News & Events
"Becoming Water: Art and Science in Conversation" available for online viewing
Posted on 2017-09-08 in Arts & Culture
"Becoming Water" film still: river delta at Cumberland House
A 15-minute documentary film directed by Ian Toews (291 Film Co) during a collaborative, interdisciplinary course in May 2017 is now available online.
U of S sculpture and extended media professor Susan Shantz in the Department of Art and Art History is proving sustainability isn’t just for the scientists. Shantz connected with the School of Environment and Sustainability and found a kindred spirit in researcher Graham Strickert. Their shared interest in community-based and engaged work helped lead to the development of the interdisciplinary course ART 356.3: Becoming Water, which connects science with art to deepen students’ awareness of key issues related to water.
The course exposed senior studio art students to artistic, physical, and scientific perspectives of water, and included visits to local and provincial water sites and conversations with water experts to learn about how scientists and communities are dealing with water in the context of increased pressure on water within a changing climate. A key component of the course was a four-day residency at Cumberland House where students met with Indigenous community members and Elders, and worked on multimedia art projects together. The students created a series of evocative artworks that were exhibited on campus in the Gordon Snelgrove Gallery.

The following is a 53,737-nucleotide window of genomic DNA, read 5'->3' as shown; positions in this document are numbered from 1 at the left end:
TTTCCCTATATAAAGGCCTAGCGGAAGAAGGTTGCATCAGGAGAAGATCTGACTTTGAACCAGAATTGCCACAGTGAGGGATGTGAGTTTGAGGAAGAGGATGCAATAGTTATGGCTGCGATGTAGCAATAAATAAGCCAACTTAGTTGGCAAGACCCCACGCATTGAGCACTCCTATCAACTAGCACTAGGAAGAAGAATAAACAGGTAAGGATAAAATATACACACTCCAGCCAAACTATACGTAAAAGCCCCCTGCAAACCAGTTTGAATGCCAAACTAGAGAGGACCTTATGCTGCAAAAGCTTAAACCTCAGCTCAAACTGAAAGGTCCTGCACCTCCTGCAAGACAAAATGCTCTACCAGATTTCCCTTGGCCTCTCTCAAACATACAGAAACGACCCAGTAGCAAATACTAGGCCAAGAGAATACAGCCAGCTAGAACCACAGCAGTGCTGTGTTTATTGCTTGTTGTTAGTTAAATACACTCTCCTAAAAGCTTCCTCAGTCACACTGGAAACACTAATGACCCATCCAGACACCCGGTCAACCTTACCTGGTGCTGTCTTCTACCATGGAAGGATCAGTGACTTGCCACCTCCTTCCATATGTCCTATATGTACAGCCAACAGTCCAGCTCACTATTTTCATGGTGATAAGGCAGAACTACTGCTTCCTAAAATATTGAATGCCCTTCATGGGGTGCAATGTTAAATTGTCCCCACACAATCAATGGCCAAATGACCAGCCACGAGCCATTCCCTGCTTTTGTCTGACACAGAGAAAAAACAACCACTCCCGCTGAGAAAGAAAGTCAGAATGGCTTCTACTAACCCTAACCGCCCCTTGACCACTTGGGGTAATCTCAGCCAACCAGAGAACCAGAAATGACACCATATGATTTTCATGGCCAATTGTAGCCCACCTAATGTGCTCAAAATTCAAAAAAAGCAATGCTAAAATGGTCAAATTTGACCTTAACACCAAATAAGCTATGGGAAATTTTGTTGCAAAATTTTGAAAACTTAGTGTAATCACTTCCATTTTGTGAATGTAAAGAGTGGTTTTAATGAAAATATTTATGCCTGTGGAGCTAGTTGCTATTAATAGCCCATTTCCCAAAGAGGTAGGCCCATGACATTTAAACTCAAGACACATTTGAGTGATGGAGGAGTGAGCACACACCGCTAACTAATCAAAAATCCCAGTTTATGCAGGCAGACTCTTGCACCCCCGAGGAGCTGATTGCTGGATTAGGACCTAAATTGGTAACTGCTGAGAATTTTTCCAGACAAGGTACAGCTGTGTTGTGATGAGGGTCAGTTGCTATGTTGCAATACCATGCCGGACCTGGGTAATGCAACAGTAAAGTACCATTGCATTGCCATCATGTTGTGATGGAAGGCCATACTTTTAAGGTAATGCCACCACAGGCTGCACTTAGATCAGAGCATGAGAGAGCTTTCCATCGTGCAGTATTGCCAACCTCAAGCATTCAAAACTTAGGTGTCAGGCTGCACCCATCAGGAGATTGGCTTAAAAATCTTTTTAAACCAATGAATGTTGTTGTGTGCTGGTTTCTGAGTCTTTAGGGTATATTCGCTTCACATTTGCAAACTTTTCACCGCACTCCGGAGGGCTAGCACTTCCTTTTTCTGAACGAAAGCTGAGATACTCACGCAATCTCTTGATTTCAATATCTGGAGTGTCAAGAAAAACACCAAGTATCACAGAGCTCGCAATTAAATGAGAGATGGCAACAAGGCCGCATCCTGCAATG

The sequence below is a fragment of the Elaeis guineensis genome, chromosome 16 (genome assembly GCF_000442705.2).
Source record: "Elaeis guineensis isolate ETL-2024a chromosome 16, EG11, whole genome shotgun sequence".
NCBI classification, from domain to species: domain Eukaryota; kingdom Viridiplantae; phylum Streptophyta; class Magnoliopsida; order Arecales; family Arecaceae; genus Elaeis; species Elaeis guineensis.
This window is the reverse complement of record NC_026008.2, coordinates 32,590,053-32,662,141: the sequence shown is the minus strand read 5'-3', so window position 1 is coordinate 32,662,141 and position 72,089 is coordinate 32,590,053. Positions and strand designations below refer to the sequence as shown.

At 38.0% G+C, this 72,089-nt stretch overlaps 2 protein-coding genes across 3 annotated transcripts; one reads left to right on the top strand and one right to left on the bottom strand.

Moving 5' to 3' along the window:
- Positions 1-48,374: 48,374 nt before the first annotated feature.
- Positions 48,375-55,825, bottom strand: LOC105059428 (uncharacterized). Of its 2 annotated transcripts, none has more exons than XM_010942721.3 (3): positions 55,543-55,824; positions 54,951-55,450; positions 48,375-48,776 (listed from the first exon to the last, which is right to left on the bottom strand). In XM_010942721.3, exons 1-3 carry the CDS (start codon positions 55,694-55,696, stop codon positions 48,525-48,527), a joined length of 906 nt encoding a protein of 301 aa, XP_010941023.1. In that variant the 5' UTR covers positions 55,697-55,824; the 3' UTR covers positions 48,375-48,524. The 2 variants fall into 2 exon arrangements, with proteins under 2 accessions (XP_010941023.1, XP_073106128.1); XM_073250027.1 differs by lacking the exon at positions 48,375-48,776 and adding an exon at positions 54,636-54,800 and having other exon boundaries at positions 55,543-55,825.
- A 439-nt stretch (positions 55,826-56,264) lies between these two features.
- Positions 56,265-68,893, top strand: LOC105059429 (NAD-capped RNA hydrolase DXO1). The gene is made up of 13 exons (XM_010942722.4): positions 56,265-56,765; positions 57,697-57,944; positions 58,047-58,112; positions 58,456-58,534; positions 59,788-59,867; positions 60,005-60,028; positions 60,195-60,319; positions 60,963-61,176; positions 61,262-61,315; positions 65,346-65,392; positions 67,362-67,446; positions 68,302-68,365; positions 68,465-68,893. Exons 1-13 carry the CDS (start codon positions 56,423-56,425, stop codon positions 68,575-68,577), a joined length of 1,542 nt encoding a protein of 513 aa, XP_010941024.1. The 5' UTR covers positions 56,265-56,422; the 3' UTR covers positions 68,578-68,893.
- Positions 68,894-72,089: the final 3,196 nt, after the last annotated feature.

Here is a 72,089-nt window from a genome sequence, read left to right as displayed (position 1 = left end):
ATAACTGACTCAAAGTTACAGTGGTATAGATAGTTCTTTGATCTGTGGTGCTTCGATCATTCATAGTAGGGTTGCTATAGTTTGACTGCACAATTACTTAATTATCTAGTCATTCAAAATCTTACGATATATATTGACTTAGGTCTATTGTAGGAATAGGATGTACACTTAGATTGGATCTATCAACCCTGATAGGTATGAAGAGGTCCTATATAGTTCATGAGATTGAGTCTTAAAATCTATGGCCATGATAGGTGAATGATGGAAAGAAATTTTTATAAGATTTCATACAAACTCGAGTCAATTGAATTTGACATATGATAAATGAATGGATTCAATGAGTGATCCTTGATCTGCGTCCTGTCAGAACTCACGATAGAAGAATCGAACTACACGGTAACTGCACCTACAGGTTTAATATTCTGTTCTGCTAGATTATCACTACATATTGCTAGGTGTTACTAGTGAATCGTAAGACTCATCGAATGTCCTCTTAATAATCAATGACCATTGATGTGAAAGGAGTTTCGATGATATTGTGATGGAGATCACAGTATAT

"Using our local waterway, the South Saskatchewan River, as a “case study” and artistic inspiration, students in the course explored the multiple perspectives from which to consider water—environmental, social, cultural and political—to reflect on the complexities of our very intimate relationship with water," said Shantz.
This partnership pushed the boundaries of collaborative scholarship. Shantz and Strickert have very different backgrounds, but connected around the idea of bridging water-inspired art, science, and traditional knowledge for transformational change.
The film based on the course debuted in July 2017 at Shakespeare on the Saskatchewan's Late Night River Café. It was screened again during Culture Days in Saskatoon at Under the Bridge film festival in September 2017 and at the International Wildlife Film Festival in Montana in April 2018.
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Ryan Domoslai took first prize in the beginners’ category in the 30th Alberta District Japanese Speech Contest and placed second in the 32nd Canadian National Japanese Language Speech Contest
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Gordon Winter is the Greystone Theatre directorial debut of Deneh'Cho Thompson, a faculty member in the Department of Drama